pseudogravity n.

= artificial gravity n.

  • 1939 M. Jameson Question of Salvage in Astounding Science-Fiction Oct. 78/2 page image Malcolm Jameson bibliography

    An object nearby, something with real gravity, not the immaterial, cosmic ray generated pseudogravity that made up the etheric weather waves.

  • 1941 R. A. Heinlein Common Sense in Astounding Science-Fiction Oct. 108 page image Robert A. Heinlein bibliography

    Bobo trotted away in the long loping strides permitted by the low pseudogravity near the axis of rotation of the Ship.

  • 1947 M. Yamin Dreamers in Astounding Science Fiction Dec. 71/2

    The Station was a great cylinder, swinging on its swift orbit about the Earth, and spinning on its axis to provide psuedogravity [sic] outwards from the center.

  • 1954 G. O. Smith Spacemen Lost in Startling Stories Fall 32/1 George O. Smith

    ‘Below. I'll show you. I want to cut the paragrav generator by half, anyway.’ ‘Paragrav?’ ‘Pseudo-gravity,’ said Norton crisply. ‘You’ve noticed there’s still an up and down? That’s it. But the damned thing radiates heat like mad, along with producing its gravitic field.’

  • 1960 P. Anderson Eve Times Four in Fantastic Science Fiction Stories Apr. 78/1 page image Poul Anderson bibliography

    Steadiness came again. Pseudogravity made a floor.

  • 1973 A. C. Clarke Rendezvous with Rama (1974) 51 Arthur C. Clarke

    He released his grip, and let Rama’s still feeble pseudo-gravity take over.

  • 1980 D. Brin Sundiver 80 David Brin

    Apparently the dome enclosed a pseudo-gravity field so tight that it could be wrapped around a mere few yards.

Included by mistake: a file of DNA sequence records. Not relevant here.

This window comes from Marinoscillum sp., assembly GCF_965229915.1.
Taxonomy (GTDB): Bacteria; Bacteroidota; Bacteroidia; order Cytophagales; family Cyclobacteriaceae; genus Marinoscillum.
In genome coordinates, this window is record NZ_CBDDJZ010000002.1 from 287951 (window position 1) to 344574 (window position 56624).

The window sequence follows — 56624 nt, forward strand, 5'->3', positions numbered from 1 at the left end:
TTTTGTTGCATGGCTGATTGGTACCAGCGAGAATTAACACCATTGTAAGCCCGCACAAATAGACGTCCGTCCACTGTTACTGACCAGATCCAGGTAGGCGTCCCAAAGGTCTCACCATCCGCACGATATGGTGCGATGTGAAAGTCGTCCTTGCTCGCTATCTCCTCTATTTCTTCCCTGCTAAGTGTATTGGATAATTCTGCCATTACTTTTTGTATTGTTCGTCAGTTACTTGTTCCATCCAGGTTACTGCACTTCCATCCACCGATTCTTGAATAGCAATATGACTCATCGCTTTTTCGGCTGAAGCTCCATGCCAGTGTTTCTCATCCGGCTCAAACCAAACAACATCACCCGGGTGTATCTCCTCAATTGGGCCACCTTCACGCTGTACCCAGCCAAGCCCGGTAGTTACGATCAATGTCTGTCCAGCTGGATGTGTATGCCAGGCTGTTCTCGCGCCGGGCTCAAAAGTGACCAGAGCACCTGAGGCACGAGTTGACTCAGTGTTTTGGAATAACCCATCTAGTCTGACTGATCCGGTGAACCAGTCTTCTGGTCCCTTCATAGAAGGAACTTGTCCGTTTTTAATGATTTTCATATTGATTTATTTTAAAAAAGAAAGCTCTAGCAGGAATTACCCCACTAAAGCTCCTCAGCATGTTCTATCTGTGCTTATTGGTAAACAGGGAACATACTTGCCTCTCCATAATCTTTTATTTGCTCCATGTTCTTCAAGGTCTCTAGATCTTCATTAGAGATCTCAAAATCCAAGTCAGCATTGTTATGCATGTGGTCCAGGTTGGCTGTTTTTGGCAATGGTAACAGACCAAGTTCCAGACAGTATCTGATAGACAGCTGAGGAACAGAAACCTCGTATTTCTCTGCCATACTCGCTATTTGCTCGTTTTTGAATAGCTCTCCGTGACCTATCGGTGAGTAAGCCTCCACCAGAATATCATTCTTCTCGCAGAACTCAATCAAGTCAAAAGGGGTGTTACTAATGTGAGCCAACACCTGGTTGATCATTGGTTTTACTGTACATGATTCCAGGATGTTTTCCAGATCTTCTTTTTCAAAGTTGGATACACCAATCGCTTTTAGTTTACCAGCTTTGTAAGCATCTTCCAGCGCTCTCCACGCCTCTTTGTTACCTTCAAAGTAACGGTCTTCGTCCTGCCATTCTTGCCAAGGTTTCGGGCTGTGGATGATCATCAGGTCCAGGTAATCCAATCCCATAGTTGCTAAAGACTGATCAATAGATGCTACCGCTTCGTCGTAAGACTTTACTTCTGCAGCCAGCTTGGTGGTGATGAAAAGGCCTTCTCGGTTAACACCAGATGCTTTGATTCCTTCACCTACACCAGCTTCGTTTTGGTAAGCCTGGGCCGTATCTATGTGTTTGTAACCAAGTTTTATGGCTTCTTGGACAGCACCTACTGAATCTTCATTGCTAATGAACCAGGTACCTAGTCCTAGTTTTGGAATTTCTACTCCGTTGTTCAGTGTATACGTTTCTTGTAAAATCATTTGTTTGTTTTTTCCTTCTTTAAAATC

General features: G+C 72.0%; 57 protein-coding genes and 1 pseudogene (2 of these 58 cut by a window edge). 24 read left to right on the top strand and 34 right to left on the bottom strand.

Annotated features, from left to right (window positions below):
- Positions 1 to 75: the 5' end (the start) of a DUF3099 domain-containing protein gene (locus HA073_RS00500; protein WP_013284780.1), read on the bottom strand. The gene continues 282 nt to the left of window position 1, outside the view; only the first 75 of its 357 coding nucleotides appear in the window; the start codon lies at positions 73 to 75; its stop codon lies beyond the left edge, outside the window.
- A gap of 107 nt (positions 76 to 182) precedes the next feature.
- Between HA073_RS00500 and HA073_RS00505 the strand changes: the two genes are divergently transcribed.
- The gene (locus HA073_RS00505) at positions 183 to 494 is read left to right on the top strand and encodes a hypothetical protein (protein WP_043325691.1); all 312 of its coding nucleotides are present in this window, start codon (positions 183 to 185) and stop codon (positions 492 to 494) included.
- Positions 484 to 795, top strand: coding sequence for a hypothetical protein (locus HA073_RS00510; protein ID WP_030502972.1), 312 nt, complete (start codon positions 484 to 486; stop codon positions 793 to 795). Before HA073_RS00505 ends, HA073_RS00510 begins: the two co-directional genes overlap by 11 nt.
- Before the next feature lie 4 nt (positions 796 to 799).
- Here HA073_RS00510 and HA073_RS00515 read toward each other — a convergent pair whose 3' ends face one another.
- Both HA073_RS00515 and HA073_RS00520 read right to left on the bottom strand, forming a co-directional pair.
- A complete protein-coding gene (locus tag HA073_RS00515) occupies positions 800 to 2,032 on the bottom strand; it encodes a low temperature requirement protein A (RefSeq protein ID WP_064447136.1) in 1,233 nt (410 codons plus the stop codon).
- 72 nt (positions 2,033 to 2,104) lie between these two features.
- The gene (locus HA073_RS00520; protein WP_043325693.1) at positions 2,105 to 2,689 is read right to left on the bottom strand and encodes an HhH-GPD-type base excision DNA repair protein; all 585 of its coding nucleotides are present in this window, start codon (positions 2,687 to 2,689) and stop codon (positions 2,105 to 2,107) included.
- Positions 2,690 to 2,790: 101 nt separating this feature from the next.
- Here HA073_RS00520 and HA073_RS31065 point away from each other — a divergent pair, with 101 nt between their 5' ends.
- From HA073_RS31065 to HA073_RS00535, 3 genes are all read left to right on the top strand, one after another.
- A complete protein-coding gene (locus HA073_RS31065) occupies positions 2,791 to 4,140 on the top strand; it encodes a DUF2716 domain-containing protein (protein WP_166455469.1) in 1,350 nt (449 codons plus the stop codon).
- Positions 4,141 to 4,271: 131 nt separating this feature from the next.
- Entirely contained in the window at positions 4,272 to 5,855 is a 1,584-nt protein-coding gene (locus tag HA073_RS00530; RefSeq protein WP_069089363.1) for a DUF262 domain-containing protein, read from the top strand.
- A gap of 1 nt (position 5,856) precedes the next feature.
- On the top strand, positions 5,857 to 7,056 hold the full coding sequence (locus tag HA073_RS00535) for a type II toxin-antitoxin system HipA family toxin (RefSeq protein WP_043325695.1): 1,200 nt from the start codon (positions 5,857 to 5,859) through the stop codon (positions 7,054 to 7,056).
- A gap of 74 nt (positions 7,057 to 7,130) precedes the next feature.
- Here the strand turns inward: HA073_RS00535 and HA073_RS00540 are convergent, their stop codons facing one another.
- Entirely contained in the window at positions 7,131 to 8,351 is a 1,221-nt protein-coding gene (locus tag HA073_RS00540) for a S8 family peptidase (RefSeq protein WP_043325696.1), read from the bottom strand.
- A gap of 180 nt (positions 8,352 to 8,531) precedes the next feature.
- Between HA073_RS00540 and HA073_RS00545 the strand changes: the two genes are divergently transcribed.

• 1993 K. S. Robinson Red Mars ii. 31 Kim Stanley Robinson bibliography

    The colonists sank to the floors, and stood in a pseudogravity of .38 g, very close to what they would feel on Mars.

  • 2008 N. Stephenson Anathem 674 page image Neal Stephenson bibliography

    We assumed that, inside of the icosahedron, some part of it rotated to create pseudo-gravity.

Research requirements

antedating 1939

Earliest cite

Malcolm Jameson, A Question of Salvage

Research History
Rick Hauptmann submitted a cite from a 1964 reprint of Robert A. Heinlein's "Common Sense"; Mike Christie verified it in the 1941 first publication.
Fred Galvin submitted a 1980 cite from David Brin's "Sundiver".
Fred Galvin submitted a cite from a 1965 reprint of Poul Anderson's "Eve Times Four"; Mike Christie verified the cite in the 1960 original.
Fred Galvin submitted a 1954 cite from George O. Smith's "Spacemen Lost".
Jesse Sheidlower submitted a 1939 cite from Malcolm Jameson, in Astounding.
Ben Ostrowsky submitted a 2008 cite from Neal Stephenson.

Last modified 2021-02-25 12:56:24
In the compilation of some entries, HDSF has drawn extensively on corresponding entries in OED.